The popularity of high-loan-to-value mortgages indicates to one analyst that consumer bankruptcies will continue to soar, given the historical link between these loans and bankruptcy filings.
Since 1980, bankruptcy filings have moved in tandem with the loan-to- value ratio on new mortgages, said Mark Zandi, chief economist at Regional Financial Associates, a West Chester, Pa., consulting firm. A record 1.3 million Americans filed for bankruptcy last year.
As Congress prepares to enact rules that would make it more difficult for overextended consumers to write off debt by declaring bankruptcy, Mr. Zandi's model suggests that lenders should expect filings to keep rising.
The increase in loan-to-value ratios in the mortgage industry has been "a good proxy" for the decline of credit standards across all types of consumer lending, Mr. Zandi said. In recent years, Americans of modest incomes have gained bigger credit lines on their credit cards and larger car and home loans than ever before, he said.
Mr. Zandi attributed 75% of the increase in bankruptcy filings to the decline in credit standards in recent years-often in loans to borrowers with little experience in handling debt.
Under regulatory and competitive pressures, mortgage lenders have increased their lending to borrowers making small down payments. Many of these borrowers have moderate incomes, but the surge in low-down-payment products has also helped middle-class buyers who want the biggest house they can finance.
Mortgages with loan-to-value ratios exceeding 90% have grown from less than one-10th of all originations in 1990 to 25% in 1997, according to the Federal Housing Finance Board.
Since 1995, mortgages that exceed a home's value by as much as 25% have come into their own. In 1994, less than $1 billion worth of these loans was made, according to Regional Financial Associates. Last year, $15 billion of high-LTV mortgages were written.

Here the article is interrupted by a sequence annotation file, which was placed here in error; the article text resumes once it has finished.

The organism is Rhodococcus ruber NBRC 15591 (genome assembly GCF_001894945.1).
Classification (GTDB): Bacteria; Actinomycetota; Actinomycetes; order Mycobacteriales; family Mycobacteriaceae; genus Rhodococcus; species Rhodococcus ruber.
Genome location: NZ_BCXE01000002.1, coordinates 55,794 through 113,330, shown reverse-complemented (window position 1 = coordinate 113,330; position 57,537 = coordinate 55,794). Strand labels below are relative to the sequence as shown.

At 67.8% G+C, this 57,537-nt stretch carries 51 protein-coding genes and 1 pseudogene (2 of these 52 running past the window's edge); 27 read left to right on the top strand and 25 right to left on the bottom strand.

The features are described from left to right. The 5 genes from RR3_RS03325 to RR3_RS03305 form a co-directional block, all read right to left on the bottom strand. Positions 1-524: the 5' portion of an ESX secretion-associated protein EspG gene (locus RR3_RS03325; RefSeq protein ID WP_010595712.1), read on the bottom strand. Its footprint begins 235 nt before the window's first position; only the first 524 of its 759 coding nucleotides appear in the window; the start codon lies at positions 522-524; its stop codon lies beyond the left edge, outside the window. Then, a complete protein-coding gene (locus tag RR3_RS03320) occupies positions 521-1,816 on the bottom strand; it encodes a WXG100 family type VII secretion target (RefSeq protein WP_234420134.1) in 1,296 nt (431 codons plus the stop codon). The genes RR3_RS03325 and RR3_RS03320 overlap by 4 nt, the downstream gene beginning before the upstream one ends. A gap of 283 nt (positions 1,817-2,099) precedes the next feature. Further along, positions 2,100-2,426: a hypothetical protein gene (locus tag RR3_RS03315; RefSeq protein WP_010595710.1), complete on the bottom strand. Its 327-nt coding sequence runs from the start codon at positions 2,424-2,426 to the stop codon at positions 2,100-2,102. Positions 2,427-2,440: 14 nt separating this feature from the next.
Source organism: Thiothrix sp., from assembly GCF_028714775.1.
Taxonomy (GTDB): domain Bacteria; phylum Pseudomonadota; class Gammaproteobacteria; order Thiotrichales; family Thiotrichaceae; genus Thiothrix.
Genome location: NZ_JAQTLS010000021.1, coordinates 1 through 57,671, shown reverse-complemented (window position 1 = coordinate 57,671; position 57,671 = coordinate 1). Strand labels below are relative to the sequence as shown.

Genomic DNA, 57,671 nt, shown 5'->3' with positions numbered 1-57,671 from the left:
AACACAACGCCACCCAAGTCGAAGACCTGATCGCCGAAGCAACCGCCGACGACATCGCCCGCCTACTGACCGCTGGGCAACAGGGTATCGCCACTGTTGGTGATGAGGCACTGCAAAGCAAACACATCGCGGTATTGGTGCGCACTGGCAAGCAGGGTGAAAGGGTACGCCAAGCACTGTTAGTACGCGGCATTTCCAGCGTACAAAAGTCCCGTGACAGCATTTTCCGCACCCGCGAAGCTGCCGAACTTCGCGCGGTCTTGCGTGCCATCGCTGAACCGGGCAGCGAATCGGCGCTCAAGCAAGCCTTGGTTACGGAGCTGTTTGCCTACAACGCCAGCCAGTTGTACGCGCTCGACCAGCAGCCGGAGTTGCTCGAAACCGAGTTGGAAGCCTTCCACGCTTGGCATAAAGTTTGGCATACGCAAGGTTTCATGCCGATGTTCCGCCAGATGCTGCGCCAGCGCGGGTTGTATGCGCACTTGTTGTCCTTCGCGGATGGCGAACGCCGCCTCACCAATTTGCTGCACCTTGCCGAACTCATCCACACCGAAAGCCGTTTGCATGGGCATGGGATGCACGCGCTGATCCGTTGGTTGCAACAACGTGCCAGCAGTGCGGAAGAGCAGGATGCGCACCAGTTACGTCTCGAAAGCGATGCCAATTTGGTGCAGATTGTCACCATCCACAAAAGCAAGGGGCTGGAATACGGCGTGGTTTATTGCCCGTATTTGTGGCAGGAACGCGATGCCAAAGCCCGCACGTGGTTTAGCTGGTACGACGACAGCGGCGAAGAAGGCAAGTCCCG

U.S. households owe $4 trillion on home loans and a little more than $1 trillion on installment loans, making mortgages the biggest liability on household balance sheets.
While he favors some aspects of the current bankruptcy reform bills that would make it more difficult for borrowers to defraud lenders, Mr. Zandi argued that most of the changes would boost bankruptcy filings, not reduce them.
"My view of it is that the legislation will induce lenders to reduce standards even further," Mr. Zandi said. The new rules would enable lenders to recover a bigger share of debt from borrowers who file for bankruptcy, widening profit margins.
Lenders will "compete away the margins" by making more high-loan-to- value loans, qualifying borrowers with lower credit scores and easing standards in other ways, Mr. Zandi said.
Other economists worry that bankruptcies will worsen as the economy slows and the higher risks lenders have taken during good times come home to roost. Borrowers who have stretched themselves thin to make loan payments even in good times will be hit hard by job and income losses, they said.
"The potential for future bankruptcies is greater than what we have had so far, and it directly relates to the condition of the economy," warned David A. Levy, vice chairman, director of forecasting at the Levy Institute Forecasting Center, Mount Kisco, N.Y.